In any case, the bushing length will NEVER make the contacts not connect on a properly made jack. Get ones that will work with your panel. The jacks I use (the same ones TipTop used to use) have plastic bushings that are 4.5mm deep. The jack body behind the panel is 13mm High. They work great.
ixtern
MikeDB wrote:
fuzzbass wrote:
Before I had learned to buy proven jacks from trusted sources (ex: thonk, synthcube), I obtained some from Chinese sellers on ebay, and the examples had multiple issues:


The problem is often that some 'trusted sources' source their parts from Alibaba anyway so it takes a while to find some that are of higher quality. In the end all of them are made on the same lines in China and then sorted by quality levels.

This may be true as I have used Switchcraft 3.5 mm jacks from Mouser:
https://www.mouser.com/ProductDetail/Switchcraft/35RAPC2AV?qs=sGAEpiMZ ZMv0W4pxf2HiV3fTUvSc3cBdMw4Qf2t1RYc%3D

and then jacks from aliexpress:
https://www.aliexpress.com/item/100pcs-Screw-Phone-Jack-3-5mm-3-pin-mo no-channel-socket-2-pole-earphone-audio-plug/32799772257.html?spm=a2g1 7.10010108.1000001.12.4115a450KZzoD8&isOrigTitle=true

Structurally they are identical apart from "Switchcraft" inscription. But Switchcraft jacks quality is little better, especially regarding threads.

Now I prefer to use jacks from thonk, however.
JohnLRice
Don't get too excited because I've never tried these and don't know if the correct size even exists but there are "flush nuts" that you could use (if you can find them)? You would (in theory) drill your jack holes larger to fit the narrow part of the nut and then the wider flange of the nut keeps it from entering the hole.


or maybe Miniature Cinch Nuts?
ersatzplanet
JohnLRice wrote:
Don't get too excited because I've never tried these and don't know if the correct size even exists but there are "flush nuts" that you could use (if you can find them)? You would (in theory) drill your jack holes larger to fit the narrow part of the nut and then the wider flange of the nut keeps it from entering the hole.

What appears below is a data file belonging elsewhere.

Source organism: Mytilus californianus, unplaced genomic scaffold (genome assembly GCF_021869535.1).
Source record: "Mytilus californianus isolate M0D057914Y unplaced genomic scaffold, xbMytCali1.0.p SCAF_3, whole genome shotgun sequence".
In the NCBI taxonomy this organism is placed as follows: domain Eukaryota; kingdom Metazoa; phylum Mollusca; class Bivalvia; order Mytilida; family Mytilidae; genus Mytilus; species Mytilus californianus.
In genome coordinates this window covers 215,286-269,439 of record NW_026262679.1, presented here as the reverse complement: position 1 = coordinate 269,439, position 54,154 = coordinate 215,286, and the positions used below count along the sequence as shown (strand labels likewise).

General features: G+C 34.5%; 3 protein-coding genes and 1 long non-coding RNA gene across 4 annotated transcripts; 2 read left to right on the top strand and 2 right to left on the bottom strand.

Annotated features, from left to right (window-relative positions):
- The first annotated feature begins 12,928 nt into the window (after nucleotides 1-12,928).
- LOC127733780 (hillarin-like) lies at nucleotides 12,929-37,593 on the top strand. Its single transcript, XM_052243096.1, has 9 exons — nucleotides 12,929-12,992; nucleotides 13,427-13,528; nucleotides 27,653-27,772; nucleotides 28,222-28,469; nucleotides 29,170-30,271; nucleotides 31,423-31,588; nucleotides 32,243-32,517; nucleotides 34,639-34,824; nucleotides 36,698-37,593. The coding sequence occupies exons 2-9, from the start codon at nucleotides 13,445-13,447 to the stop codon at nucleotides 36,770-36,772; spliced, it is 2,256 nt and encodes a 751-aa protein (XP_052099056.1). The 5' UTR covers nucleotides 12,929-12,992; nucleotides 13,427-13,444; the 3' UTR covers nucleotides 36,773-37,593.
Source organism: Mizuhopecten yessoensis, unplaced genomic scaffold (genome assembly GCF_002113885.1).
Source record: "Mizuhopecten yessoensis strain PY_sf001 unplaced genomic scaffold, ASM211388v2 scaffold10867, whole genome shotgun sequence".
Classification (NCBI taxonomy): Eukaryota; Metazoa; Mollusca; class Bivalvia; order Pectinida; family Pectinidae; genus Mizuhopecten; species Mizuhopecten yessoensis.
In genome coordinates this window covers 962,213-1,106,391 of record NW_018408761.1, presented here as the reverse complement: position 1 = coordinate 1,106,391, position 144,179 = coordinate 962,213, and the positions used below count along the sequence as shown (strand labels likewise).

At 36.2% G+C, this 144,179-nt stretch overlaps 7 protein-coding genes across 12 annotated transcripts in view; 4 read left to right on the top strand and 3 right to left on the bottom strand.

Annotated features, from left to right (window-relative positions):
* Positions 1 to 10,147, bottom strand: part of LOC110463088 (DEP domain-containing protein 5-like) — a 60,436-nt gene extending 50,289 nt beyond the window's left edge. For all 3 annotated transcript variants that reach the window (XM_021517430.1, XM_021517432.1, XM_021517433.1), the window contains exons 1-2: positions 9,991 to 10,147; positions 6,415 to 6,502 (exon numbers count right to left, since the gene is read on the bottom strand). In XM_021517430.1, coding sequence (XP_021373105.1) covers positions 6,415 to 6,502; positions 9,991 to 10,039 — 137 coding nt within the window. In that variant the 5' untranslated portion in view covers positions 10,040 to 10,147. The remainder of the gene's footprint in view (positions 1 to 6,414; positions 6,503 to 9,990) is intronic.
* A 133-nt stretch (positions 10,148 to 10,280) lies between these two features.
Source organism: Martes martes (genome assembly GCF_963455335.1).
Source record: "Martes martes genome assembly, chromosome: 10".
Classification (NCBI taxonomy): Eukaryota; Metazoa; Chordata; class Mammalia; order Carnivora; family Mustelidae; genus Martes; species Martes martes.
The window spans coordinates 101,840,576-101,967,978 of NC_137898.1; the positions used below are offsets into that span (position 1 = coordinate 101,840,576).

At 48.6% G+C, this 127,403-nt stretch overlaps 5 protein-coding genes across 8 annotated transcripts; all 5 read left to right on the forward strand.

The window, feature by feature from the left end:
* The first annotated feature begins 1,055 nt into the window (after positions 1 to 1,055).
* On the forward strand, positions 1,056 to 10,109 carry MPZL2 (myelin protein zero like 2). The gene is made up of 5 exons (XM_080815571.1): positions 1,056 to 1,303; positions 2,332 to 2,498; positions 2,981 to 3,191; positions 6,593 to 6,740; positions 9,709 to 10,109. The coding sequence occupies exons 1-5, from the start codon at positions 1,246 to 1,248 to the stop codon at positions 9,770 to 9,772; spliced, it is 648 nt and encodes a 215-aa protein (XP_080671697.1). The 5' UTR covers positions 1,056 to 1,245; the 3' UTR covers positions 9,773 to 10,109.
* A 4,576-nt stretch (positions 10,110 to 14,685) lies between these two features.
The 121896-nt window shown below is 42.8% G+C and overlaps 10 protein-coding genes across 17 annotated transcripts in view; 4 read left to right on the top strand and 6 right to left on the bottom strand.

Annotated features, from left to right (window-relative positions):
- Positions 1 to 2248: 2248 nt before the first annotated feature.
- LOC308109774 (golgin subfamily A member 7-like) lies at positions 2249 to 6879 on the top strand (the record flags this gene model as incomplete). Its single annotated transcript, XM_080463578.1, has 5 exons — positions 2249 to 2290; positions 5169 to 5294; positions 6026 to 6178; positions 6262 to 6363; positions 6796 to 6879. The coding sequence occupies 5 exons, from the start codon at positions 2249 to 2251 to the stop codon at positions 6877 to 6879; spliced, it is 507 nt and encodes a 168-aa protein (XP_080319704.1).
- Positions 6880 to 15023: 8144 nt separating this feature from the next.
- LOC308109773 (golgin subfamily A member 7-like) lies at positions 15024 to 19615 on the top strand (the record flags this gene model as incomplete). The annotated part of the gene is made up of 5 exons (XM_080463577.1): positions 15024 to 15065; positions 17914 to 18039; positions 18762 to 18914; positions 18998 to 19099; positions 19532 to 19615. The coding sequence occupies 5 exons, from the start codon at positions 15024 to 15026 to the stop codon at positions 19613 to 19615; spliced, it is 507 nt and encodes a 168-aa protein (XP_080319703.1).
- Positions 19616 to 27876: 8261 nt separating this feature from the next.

or maybe Miniature Cinch Nuts?


I believe these are meant to be swaged into the metal like PEM nuts. They are meant to be come a permanent pair of the metalwork, like a swaged in standoff. In any case there stongly resemble them. The indention along the "shaft" is where the panel metal in a PEM nut is compressed, holding it in place. the thin hex "top" is impressed in the metal to stop it from rotating. If you look at stereo equipment that uses Galveneal metal (a dull grey unfinished metal) for the chassis, you can often see the hex around the bottom outside of the standoffs.

Saying that, They still can be used as nuts but I would bet the hex surface would not last long if attached and removed often.
Monobass
MikeDB wrote:
fuzzbass wrote:
Before I had learned to buy proven jacks from trusted sources (ex: thonk, synthcube), I obtained some from Chinese sellers on ebay, and the examples had multiple issues:


The problem is often that some 'trusted sources' source their parts from Alibaba anyway so it takes a while to find some that are of higher quality. In the end all of them are made on the same lines in China and then sorted by quality levels.


No we literally source nothing from Alibaba at Thonk, we continue the 8 year direct relationship with the jack factory in China. Out of all our suppliers they are more consistent and reliable than any other manufacturer in the far east, Europe or the US. It's weird and counterproductive to start rumours like that.
col
Just incase anyone wants to know the main source:

http://qingpu-electronics.com/en/products/WQP-PJ398SM-362.html